She is getting one heck of a lot wrong but all in the small detail that probably wouldn't bother most folk but it is doing my head in. I love her voice, I love the way the story is developing. Her Henry II is a wily, cheeky chappy, very different from SKP's portrayal and a bit tongue in cheek - but terrific. She obviously knows who was who, but she is getting a lot of the fine detail wrong and saying things like Henry's head was round like a 'cannon ball.' Rather like the billiards with a green baize board, that statement whipped me straight out of the story like a slap. They didn't have cannon balls then. I'm nearly sure that pewter pilgrim badges came later. Evidence for Pewter working as an industry dates to the late 13thC They didn't have heraldry on the tabards then. Heck, most of them didn't have tabards. It's emerging as all very Chaucerian somehow. Enjoyable, but irritating at the same time.
Les proz e les vassals
Souvent entre piez de chevals
Kar ja li coard n’I chasront

'The Brave and the valiant
Are always to be found between the hooves of horses
For never will cowards fall down there.'

Histoire de Guillaume le Mareschal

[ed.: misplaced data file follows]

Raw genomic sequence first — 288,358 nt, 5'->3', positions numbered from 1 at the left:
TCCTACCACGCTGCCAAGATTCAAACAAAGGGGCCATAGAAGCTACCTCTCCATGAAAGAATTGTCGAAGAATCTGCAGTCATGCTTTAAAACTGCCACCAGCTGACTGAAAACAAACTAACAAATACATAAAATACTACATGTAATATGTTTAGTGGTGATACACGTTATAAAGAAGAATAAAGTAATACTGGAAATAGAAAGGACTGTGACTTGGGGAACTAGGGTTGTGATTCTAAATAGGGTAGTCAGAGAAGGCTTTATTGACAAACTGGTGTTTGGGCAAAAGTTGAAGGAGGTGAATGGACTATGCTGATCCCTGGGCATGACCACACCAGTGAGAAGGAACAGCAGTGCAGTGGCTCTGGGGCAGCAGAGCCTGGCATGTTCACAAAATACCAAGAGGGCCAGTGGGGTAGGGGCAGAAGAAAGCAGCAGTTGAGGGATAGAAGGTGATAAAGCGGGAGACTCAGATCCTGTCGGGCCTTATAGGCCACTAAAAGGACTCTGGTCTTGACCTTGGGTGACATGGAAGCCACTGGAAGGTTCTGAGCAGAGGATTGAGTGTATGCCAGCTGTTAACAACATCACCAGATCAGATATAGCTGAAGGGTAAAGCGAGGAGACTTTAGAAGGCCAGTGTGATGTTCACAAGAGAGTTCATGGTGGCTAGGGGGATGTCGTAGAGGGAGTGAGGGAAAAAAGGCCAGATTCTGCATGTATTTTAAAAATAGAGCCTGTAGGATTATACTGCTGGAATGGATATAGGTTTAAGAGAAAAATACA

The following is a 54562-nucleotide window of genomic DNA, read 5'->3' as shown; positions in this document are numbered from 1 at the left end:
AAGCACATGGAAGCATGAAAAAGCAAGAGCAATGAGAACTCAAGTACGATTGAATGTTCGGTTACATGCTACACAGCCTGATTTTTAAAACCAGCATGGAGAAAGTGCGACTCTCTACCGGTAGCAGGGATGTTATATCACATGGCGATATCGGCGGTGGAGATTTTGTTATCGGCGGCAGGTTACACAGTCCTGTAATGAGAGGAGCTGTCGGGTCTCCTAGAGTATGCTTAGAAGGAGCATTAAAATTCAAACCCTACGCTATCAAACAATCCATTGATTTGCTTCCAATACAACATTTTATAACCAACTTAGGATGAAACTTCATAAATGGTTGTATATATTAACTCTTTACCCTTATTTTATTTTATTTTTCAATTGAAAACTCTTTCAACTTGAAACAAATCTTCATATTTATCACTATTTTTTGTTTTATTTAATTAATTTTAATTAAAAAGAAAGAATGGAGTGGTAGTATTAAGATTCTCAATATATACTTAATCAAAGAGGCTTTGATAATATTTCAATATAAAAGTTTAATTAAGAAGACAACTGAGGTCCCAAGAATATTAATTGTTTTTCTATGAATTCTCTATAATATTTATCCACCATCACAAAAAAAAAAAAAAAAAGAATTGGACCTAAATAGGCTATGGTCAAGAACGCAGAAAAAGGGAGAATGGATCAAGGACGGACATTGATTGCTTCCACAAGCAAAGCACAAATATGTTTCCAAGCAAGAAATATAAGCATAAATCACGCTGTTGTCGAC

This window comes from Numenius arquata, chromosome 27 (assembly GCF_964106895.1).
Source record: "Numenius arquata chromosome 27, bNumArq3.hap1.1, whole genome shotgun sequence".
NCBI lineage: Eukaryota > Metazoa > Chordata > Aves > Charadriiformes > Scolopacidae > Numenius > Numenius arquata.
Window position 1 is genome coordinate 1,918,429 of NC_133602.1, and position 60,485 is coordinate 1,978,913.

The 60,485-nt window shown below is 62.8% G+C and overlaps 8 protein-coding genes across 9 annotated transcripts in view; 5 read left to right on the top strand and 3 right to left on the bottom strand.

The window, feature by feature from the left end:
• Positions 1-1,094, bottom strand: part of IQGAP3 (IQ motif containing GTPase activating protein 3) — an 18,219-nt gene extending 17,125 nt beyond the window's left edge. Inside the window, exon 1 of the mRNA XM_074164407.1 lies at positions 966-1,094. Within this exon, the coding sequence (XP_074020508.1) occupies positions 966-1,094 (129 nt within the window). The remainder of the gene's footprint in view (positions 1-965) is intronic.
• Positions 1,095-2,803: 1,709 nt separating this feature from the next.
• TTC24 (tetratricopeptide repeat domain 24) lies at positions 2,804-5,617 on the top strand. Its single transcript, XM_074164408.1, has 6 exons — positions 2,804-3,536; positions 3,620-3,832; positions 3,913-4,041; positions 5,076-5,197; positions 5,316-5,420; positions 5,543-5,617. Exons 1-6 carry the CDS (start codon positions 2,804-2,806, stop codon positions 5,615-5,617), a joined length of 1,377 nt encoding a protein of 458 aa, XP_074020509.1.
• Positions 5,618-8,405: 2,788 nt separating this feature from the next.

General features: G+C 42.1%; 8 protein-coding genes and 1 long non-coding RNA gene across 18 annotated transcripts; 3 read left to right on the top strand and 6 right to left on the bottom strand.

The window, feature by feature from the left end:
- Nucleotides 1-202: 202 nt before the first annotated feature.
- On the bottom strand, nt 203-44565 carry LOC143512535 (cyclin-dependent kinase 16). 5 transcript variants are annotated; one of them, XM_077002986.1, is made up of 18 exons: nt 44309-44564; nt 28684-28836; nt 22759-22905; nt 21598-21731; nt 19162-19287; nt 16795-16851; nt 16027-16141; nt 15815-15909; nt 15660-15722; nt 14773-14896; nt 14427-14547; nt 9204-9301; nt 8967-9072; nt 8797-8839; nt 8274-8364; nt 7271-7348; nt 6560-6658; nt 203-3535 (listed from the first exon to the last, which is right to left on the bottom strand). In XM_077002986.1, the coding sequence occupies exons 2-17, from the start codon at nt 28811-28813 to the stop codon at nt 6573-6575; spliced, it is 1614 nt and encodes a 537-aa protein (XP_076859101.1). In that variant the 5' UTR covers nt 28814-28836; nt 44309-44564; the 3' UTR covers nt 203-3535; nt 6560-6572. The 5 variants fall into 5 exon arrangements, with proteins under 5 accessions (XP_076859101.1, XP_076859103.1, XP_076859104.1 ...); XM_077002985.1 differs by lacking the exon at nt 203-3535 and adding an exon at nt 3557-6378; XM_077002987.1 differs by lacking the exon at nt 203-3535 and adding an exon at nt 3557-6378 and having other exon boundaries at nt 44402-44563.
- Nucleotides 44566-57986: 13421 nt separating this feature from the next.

www.elizabethchadwick.com

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MrsMorland
Reader
Location: Massachusetts

Postby MrsMorland » Wed October 29th, 2008, 10:03 pm

Just about to crack open Here Be Dragons by Penman. Never read any of her books before and looking forward to it!

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KingEricCantona7
Scribbler
Location: Garland, TX, USA
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Postby KingEricCantona7 » Wed October 29th, 2008, 10:19 pm

I'm currently on page 368 of Devil's Brood. I'm not doing too badly considering I only read during the last 45 minutes of my lunch hour and only started it on the 20th.

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Misfit
Bibliomaniac
Location: Seattle, WA

Postby Misfit » Thu October 30th, 2008, 1:07 am

"MrsMorland" wrote:Just about to crack open Here Be Dragons by Penman. Never read any of her books before and looking forward to it!


You are in for a treat. Penman's best.

annis
Bibliomaniac

Postby annis » Thu October 30th, 2008, 1:12 am

Almost finished with My Enemy's Cradle by Sara Young. I'm really enjoying it

Snap, Lady Kippen! I've just finished "My Enemy's Cradle" and mentioned it on the WWII thread earlier.

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Michelle2
Scribbler

Postby Michelle2 » Thu October 30th, 2008, 1:22 am

I read My Enemy's Cradle earlier in the year and loved it!
I've had such a busy, changing year for me and have done such little reading. :( A co-worker lent me an Ann Rule book (true crime) and I'm loving it. I hadn't read her for a few years, I had forgotten what a great writer she is.

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Misfit
Bibliomaniac
Location: Seattle, WA

Postby Misfit » Thu October 30th, 2008, 1:35 am

A co-worker lent me an Ann Rule book (true crime) and I'm loving it.


Which one is it? I don't read true crime anymore, but she's the grande dame of the true crime genre. It's been years but Small Sacrifices still sends chills down my spine just thinking of Diane Downs.